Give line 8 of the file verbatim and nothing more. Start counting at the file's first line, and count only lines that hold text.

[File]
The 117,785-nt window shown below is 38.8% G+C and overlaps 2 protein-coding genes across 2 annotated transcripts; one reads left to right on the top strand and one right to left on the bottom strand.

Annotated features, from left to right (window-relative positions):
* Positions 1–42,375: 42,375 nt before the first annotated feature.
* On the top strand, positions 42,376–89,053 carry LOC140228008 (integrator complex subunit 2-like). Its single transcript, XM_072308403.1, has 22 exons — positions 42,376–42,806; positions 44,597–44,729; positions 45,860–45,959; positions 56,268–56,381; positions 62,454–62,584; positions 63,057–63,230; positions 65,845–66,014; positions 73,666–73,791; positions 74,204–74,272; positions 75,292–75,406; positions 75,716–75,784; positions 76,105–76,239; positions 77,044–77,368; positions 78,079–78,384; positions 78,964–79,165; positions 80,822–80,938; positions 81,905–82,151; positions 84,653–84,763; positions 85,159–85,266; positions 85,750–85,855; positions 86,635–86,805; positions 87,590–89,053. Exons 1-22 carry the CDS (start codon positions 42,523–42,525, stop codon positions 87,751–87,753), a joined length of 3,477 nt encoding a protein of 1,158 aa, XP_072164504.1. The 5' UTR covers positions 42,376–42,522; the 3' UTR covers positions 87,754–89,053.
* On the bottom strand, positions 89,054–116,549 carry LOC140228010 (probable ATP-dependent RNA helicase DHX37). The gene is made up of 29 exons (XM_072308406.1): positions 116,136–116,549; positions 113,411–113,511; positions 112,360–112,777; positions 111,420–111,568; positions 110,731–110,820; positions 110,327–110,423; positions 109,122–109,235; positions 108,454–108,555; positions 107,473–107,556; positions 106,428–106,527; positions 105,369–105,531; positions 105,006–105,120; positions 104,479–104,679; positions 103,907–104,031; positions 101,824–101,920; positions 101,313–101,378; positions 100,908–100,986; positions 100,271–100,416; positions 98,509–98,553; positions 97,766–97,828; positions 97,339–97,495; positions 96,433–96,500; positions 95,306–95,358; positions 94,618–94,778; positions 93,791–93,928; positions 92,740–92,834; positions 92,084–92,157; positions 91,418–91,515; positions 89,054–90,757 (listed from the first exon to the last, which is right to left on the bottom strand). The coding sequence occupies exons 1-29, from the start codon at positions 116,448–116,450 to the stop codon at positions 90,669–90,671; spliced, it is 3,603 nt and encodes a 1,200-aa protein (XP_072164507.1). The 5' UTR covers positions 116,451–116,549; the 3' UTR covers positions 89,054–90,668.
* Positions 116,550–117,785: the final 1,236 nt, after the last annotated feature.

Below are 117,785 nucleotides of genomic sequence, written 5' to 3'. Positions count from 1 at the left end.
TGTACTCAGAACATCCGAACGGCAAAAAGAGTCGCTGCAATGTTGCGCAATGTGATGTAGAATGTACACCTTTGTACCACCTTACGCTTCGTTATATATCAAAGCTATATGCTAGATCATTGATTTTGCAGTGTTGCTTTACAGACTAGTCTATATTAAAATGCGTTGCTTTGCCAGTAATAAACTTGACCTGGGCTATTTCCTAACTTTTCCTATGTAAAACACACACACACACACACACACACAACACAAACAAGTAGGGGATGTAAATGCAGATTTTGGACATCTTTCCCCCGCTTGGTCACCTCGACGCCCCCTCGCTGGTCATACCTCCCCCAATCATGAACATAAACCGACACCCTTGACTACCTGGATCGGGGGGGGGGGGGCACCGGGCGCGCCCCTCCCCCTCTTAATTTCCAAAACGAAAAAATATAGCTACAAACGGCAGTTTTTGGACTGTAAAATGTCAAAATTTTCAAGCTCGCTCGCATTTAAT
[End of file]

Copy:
TGTACTCAGAACATCCGAACGGCAAAAAGAGTCGCTGCAATGTTGCGCAATGTGATGTAGAATGTACACCTTTGTACCACCTTACGCTTCGTTATATATCAAAGCTATATGCTAGATCATTGATTTTGCAGTGTTGCTTTACAGACTAGTCTATATTAAAATGCGTTGCTTTGCCAGTAATAAACTTGACCTGGGCTATTTCCTAACTTTTCCTATGTAAAACACACACACACACACACACACACAACACAAACAAGTAGGGGATGTAAATGCAGATTTTGGACATCTTTCCCCCGCTTGGTCACCTCGACGCCCCCTCGCTGGTCATACCTCCCCCAATCATGAACATAAACCGACACCCTTGACTACCTGGATCGGGGGGGGGGGGGCACCGGGCGCGCCCCTCCCCCTCTTAATTTCCAAAACGAAAAAATATAGCTACAAACGGCAGTTTTTGGACTGTAAAATGTCAAAATTTTCAAGCTCGCTCGCATTTAAT